However, it’s easy to that the tower is inappropriate, but hard to say why. Why? I do want to know — somebody please convince me. However, also tell me why the older building IS appropriate for this location — taking into account that the surrounding neighbourhood is modernist, and there are new towers nearby at the top of the hill at Guildwood and Kingston Road.

  16. @Shawn…. Guildwood and Kingston Rd. is quite a fair distance from this site but there are some equally dismal apartments blocks off Livingston. The biggest reason the tower is inappropriate is a terrible location for a hotel: probably because there are no businesses in the area – a fault of the original planning.

    Given the natural setting I’d suggest a big honking tower of concrete that looks more like a Cancun beach resort is not right. I’ve can’t speak to the older buildings: they have been closed for many years. The real value of this site is the beautiful grounds, not the buildings on them.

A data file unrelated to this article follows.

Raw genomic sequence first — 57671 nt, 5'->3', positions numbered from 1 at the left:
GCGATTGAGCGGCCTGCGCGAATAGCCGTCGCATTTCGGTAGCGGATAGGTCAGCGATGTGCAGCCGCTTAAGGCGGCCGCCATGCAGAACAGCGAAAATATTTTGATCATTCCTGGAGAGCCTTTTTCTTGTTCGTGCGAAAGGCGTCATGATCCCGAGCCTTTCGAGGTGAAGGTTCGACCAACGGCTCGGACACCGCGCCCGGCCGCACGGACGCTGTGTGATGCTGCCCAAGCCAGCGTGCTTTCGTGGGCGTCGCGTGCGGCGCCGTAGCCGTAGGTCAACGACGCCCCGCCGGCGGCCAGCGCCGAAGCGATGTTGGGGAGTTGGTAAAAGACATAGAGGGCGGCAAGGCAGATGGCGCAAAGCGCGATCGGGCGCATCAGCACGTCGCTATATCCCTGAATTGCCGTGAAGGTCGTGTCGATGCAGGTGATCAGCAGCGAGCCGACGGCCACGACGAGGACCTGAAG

Let’s not overstate the “modernist neighbourhood” either. It is a area of small 1950/60s homes that are much like the majority of central Scarborough. I’m not saying it is bad, it just isn’t unusual.

  17. Oh the irony – 50 years from now people will be decrying the “philistines” of the turn-of-the-century era that were rampantly destroying architecturally significant heritage structures because they were “eyesores that had no place in their neighbourhood”, just as 50 years ago people felt the same way about “hideous Victorian monstrosities” that had no place in modern Toronto. Given that the current generation prides itself on heritage preservation, it’s interesting that anything from the 1950s era is generally deemed to be unworthy of saving.

  18. Rob> Exactly. History repeats, and repeats. Same words, different structures. Repeat repeat. Sigh. Fashion is vicious and blinding.